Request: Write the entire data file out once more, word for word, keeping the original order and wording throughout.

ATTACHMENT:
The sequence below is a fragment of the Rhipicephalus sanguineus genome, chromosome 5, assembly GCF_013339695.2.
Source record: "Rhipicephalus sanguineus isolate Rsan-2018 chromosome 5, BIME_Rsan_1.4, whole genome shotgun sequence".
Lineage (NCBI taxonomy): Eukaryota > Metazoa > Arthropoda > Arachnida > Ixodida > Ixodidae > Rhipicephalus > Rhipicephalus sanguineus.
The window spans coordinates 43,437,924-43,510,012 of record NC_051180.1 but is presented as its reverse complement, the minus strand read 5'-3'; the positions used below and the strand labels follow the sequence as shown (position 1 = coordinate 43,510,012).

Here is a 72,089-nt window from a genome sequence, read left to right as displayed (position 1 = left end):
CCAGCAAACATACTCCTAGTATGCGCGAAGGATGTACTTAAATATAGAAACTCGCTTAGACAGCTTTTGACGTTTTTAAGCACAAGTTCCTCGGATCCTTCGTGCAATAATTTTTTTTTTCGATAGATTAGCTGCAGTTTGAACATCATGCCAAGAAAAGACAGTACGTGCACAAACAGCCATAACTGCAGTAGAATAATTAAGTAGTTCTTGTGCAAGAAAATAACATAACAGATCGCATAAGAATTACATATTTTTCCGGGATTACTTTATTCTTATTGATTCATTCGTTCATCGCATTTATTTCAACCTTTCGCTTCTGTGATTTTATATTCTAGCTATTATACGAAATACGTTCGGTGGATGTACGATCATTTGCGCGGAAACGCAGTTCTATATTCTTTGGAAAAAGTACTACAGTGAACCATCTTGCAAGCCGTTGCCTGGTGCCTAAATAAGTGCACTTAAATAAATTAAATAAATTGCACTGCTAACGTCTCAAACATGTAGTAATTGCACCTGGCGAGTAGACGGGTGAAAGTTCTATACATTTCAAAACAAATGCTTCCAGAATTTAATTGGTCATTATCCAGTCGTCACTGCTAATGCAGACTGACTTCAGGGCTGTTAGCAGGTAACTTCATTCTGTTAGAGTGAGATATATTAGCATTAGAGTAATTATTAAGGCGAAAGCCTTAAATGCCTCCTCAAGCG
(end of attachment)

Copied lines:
The sequence below is a fragment of the Rhipicephalus sanguineus genome, chromosome 5, assembly GCF_013339695.2.
Source record: "Rhipicephalus sanguineus isolate Rsan-2018 chromosome 5, BIME_Rsan_1.4, whole genome shotgun sequence".
Lineage (NCBI taxonomy): Eukaryota > Metazoa > Arthropoda > Arachnida > Ixodida > Ixodidae > Rhipicephalus > Rhipicephalus sanguineus.
The window spans coordinates 43,437,924-43,510,012 of record NC_051180.1 but is presented as its reverse complement, the minus strand read 5'-3'; the positions used below and the strand labels follow the sequence as shown (position 1 = coordinate 43,510,012).

Here is a 72,089-nt window from a genome sequence, read left to right as displayed (position 1 = left end):
CCAGCAAACATACTCCTAGTATGCGCGAAGGATGTACTTAAATATAGAAACTCGCTTAGACAGCTTTTGACGTTTTTAAGCACAAGTTCCTCGGATCCTTCGTGCAATAATTTTTTTTTTCGATAGATTAGCTGCAGTTTGAACATCATGCCAAGAAAAGACAGTACGTGCACAAACAGCCATAACTGCAGTAGAATAATTAAGTAGTTCTTGTGCAAGAAAATAACATAACAGATCGCATAAGAATTACATATTTTTCCGGGATTACTTTATTCTTATTGATTCATTCGTTCATCGCATTTATTTCAACCTTTCGCTTCTGTGATTTTATATTCTAGCTATTATACGAAATACGTTCGGTGGATGTACGATCATTTGCGCGGAAACGCAGTTCTATATTCTTTGGAAAAAGTACTACAGTGAACCATCTTGCAAGCCGTTGCCTGGTGCCTAAATAAGTGCACTTAAATAAATTAAATAAATTGCACTGCTAACGTCTCAAACATGTAGTAATTGCACCTGGCGAGTAGACGGGTGAAAGTTCTATACATTTCAAAACAAATGCTTCCAGAATTTAATTGGTCATTATCCAGTCGTCACTGCTAATGCAGACTGACTTCAGGGCTGTTAGCAGGTAACTTCATTCTGTTAGAGTGAGATATATTAGCATTAGAGTAATTATTAAGGCGAAAGCCTTAAATGCCTCCTCAAGCG